I spend a lot of time talking with people. In a sense, talking to people and listening to people is what I do for a living. During the process, I hear a great deal of what investors are thinking. What they think is going on in the world, what has happened in the markets, the big risks (real or otherwise) they perceive in the investment world, etc.
The more people explain how they see the world, the more it becomes apparent how their biases influence what they believe. We live in a time when it is easy to eliminate informational sources that don’t reinforce our viewpoints. As a result, it is easy to not see the full picture of the world around us. Our biases can be misleading when we allow them to act as our informational filter.
As a little exercise, (and without the help of Google), what do you think has happened in the last three years in regards to;
- inflation (higher or lower than historical averages?)
- gold prices (up or down over three years?)
- government spending (higher or lower over the past three years?)
- gas prices (higher or lower?)
- the US stock market (returns over the past three years?)
- interest rates (higher or lower?)
Inflation has run well below the long-term average of 3% for several years, and is currently closer to 1% despite claims of runaway price increases amongst Fed stimulus.
After a multi-year run, gold prices have been in decline since 2011, and are off almost 35% from the high.
After a huge increase in expenditures during the recession that began in 2008, federal spending has flatlined for nearly three years, in part due to the sequester.
After peaking early in the recession, subsequently crashing and recovering through 2011, gas prices have gone nowhere.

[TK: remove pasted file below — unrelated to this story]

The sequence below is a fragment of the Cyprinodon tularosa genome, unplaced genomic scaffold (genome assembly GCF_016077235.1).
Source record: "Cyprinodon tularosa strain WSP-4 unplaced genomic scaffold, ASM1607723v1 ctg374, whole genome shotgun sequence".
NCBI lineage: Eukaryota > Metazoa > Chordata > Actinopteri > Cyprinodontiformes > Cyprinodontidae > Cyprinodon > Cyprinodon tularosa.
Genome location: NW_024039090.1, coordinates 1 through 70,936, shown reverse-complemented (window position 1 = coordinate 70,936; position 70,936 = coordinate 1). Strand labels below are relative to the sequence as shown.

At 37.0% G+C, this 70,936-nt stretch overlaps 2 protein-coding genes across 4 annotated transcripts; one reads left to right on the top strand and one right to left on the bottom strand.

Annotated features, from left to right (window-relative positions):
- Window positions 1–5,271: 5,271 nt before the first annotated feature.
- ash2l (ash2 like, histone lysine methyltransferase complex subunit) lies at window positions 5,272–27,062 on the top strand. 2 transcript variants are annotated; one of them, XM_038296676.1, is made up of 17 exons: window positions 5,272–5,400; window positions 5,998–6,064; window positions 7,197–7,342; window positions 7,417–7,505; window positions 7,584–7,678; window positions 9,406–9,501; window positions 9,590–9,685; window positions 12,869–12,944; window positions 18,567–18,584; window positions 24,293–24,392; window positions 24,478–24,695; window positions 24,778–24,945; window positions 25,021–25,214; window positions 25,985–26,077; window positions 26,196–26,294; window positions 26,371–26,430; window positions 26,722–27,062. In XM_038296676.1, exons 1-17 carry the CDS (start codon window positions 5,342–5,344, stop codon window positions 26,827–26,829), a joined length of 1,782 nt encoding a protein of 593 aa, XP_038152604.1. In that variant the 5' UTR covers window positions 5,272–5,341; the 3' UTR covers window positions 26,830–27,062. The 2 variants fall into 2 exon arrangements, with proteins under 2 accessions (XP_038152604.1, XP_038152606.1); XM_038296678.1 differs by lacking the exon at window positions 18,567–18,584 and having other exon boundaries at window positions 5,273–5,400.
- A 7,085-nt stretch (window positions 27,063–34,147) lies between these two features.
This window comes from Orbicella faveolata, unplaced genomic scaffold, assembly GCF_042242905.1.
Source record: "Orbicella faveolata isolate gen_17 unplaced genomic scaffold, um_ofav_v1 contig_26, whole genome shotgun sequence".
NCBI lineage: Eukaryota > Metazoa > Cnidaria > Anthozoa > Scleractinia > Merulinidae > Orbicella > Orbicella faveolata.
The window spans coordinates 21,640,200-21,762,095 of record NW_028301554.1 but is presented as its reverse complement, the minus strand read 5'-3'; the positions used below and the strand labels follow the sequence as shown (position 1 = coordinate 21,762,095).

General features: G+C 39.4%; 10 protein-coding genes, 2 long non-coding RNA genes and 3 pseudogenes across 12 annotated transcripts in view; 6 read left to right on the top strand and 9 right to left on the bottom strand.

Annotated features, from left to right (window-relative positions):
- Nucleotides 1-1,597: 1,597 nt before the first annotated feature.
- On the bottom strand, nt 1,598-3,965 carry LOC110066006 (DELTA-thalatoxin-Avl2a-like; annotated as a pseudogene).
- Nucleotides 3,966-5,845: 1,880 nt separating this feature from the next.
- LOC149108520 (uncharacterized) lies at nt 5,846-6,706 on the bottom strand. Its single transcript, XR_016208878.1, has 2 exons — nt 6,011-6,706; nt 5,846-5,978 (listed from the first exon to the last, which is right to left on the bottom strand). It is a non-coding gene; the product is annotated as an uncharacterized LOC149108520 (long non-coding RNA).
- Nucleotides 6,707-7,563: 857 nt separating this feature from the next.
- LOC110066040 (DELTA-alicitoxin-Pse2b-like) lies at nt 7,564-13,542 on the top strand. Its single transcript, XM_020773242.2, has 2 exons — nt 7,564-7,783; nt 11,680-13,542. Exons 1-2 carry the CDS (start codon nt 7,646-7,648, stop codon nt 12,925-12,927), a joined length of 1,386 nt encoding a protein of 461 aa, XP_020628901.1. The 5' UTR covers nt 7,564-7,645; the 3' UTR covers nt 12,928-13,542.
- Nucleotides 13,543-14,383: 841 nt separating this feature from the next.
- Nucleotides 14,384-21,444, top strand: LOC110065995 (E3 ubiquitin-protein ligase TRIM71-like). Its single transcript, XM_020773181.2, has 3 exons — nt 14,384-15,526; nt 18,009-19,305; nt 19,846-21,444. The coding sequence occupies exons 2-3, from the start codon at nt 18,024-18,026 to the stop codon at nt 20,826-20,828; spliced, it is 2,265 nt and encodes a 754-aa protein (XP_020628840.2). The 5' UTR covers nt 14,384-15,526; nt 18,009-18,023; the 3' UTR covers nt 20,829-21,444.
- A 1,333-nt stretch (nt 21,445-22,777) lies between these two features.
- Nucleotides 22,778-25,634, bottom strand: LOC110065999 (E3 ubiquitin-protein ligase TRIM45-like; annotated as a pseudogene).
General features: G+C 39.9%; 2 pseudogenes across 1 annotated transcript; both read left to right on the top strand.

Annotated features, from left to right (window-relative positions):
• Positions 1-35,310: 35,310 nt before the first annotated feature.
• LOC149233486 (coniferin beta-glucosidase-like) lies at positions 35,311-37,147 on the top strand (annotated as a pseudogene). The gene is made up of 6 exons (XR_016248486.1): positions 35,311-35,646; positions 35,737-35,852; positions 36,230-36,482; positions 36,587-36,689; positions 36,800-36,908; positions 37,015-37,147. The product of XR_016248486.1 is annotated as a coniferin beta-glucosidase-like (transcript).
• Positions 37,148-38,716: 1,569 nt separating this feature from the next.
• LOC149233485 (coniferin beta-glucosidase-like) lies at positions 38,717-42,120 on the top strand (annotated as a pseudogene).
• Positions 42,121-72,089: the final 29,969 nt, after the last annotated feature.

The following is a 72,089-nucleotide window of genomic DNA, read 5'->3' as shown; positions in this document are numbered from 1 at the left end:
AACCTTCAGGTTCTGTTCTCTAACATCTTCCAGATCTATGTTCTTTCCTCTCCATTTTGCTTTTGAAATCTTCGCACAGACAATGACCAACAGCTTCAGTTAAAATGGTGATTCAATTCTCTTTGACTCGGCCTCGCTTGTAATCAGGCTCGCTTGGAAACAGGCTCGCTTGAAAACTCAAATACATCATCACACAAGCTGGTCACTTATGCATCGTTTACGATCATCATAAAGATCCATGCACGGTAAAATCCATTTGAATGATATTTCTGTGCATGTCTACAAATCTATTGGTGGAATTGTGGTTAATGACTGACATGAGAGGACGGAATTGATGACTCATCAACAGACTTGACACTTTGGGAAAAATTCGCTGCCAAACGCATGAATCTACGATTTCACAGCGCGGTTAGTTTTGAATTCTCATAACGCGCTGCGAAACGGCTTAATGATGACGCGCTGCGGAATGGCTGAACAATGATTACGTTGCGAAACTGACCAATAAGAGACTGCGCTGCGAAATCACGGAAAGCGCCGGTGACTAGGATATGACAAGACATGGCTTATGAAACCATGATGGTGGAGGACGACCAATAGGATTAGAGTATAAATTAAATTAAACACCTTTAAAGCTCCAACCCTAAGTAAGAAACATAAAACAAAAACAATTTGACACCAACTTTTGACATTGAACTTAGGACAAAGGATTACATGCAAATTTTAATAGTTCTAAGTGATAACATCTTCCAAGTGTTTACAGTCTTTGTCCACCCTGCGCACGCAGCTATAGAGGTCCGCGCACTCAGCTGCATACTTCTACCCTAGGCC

Stock Market Returns:
Most people would acknowledge that the markets have been strong lately. But would they realize that through 11/21/13, the S&P 500 had returned 16.89% annually for three years, a total return of just under 60%?
Interest rates (looking at the 10-year Treasury yield) turned up in 2013, but are still lower than where we were three years ago, and well below post-recession highs.
My point here isn’t to make sure that you know what interest rates and gas prices have done in the last three years. Instead, consider how many of these were the opposite of what you expected. How are you letting your perception of the world mask reality? What sources of information are you relying on, and are they accurate?
While it’s dangerous enough to try to make short-term investment decisions based on the information you actually have, it is reckless to try to make these decisions when your biases are blinding you to the facts. We must be aware of our own biases and behavioral “shortcuts” that can lead to bad decisions if we ever have hope of making good decisions.